Page 47 - Jewish Book Annual Volume 21

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YIDDISH FICTION: A CENTURY’S SURVEY
B y
S
o l
L
i p t z i n
A
c e n t u r y
ago, in 1863, the Yiddish novel began its rise as
a significant cultural force in modern Jewish life. In that
year the Hebrew writer Sholem Yacob Abramovitch published
his first Yiddish narrative
Dos Kleine Menshele
(The Little
Man). In order not to jeopardize his growing reputation as a
Hebrew essayist, he had this novel published under the pseudo-
nym of Mendele Mocher Sforim, a mythical bookseller and
peddler of religious wares.
It is true that Yiddish fiction had already experienced cen-
turies of development and decline before Mendele appeared
on the scene. Verse narratives flourished as early as the fifteenth
and sixteenth centuries. The best of the Old Yiddish romances,
the
Bovo-Bukh
of 1507 by Eliahu Bakhur (1469-1549), retained
its popularity down the generations, especially in its prose
transformation as the
Bovo-Maase.
Indeed, it was so much in
vogue that the expression Bovo-Maase or Bobo-Maase came to
designate not only this heroic tale of the wise and God-fearing
Sir Bovo, but any adventure story that verged on the incredible.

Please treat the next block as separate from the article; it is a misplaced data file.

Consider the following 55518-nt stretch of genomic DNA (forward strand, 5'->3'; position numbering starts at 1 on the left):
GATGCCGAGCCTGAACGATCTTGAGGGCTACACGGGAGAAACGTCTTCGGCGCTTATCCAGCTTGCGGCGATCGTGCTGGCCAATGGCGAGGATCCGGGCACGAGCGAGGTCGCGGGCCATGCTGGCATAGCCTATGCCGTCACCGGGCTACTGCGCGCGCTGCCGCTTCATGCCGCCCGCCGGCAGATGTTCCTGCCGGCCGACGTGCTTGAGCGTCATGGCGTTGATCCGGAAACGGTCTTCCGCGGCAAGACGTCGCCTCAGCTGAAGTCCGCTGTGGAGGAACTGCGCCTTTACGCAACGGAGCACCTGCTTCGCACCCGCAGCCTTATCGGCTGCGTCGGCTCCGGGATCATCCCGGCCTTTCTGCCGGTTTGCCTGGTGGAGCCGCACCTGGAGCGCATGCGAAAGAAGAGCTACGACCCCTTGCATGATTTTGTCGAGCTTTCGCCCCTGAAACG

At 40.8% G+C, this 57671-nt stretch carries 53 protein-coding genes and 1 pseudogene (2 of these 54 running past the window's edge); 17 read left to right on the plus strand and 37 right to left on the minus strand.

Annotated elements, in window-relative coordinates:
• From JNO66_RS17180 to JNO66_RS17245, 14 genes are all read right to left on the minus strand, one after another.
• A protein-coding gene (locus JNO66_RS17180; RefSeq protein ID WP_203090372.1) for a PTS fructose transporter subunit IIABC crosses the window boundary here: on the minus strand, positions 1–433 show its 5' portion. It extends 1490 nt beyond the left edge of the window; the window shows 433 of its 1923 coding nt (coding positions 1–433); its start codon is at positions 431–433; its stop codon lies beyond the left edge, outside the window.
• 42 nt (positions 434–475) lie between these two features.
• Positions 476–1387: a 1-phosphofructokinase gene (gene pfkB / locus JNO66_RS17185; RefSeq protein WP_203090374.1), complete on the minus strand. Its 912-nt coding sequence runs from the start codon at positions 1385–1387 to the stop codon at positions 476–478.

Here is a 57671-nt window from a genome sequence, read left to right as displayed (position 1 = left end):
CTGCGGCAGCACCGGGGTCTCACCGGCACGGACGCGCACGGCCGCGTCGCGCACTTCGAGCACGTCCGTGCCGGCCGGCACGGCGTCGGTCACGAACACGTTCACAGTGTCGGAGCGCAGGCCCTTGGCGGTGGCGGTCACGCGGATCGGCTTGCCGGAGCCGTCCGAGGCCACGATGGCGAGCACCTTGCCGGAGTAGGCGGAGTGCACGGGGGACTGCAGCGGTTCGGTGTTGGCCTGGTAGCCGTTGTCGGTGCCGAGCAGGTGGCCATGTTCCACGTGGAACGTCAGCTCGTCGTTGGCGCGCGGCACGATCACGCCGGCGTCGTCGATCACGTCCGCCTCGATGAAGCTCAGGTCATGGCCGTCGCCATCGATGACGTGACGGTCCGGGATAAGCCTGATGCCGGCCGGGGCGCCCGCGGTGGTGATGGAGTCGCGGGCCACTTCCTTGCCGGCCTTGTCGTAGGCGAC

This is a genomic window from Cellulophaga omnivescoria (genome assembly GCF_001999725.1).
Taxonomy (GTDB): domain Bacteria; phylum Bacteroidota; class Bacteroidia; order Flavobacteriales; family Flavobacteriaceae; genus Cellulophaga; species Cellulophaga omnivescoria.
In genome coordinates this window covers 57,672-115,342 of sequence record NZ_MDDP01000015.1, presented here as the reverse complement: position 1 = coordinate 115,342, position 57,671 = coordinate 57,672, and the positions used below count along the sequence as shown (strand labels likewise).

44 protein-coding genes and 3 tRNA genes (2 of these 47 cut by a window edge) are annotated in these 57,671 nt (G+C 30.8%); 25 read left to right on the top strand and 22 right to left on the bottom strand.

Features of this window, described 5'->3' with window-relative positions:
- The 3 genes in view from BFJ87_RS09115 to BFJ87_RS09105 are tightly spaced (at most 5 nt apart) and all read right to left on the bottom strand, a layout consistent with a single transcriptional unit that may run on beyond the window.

Since “bobo” is also the Yiddish word for grandmother, the
expression has come to connote a grandmother’s tale or old
wives’ tale.
For the Middle Yiddish period the finest surviving narratives
are those told by the Hassidic Rabbi Nachman Bratslaver (1772־
1810). These have found readers in every generation. They
have been translated into the principal European tongues and
are still reprinted in new editions. Indeed, the translation into
German by Martin Buber sparked the neo-Hassidic revival in
Central Europe.
The most important direct forerunner of Mendele, however,
was Isaac Meir Dick of Vilna (1814-1893), who initiated the
publication of Yiddish stories on a grand scale. Dick introduced
into Yiddish literature the sentimental novel, the realistic novel,
and the historical novel. His main objective was to teach ethical
conduct and to broaden the intellectual horizon of the common
man by feeding him maxims and information through excit-
ing tales and anecdotes. In the decade before Mendele’s ap-
pearance, more than one hundred thousand copies of Dick’s
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